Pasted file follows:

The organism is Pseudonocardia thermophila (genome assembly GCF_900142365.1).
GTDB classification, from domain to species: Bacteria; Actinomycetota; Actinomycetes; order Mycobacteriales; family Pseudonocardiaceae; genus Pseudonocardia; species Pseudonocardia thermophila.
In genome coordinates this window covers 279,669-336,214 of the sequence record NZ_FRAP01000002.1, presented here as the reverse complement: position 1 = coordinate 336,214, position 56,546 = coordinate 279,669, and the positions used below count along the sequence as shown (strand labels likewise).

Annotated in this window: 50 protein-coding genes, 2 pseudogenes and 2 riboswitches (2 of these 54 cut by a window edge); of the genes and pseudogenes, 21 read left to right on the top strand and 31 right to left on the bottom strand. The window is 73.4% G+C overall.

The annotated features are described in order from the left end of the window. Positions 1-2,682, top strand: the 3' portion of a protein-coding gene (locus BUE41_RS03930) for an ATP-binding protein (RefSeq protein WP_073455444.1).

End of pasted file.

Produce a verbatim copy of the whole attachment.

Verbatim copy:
The organism is Pseudonocardia thermophila (genome assembly GCF_900142365.1).
GTDB classification, from domain to species: Bacteria; Actinomycetota; Actinomycetes; order Mycobacteriales; family Pseudonocardiaceae; genus Pseudonocardia; species Pseudonocardia thermophila.
In genome coordinates this window covers 279,669-336,214 of the sequence record NZ_FRAP01000002.1, presented here as the reverse complement: position 1 = coordinate 336,214, position 56,546 = coordinate 279,669, and the positions used below count along the sequence as shown (strand labels likewise).

Annotated in this window: 50 protein-coding genes, 2 pseudogenes and 2 riboswitches (2 of these 54 cut by a window edge); of the genes and pseudogenes, 21 read left to right on the top strand and 31 right to left on the bottom strand. The window is 73.4% G+C overall.

The annotated features are described in order from the left end of the window. Positions 1-2,682, top strand: the 3' portion of a protein-coding gene (locus BUE41_RS03930) for an ATP-binding protein (RefSeq protein WP_073455444.1).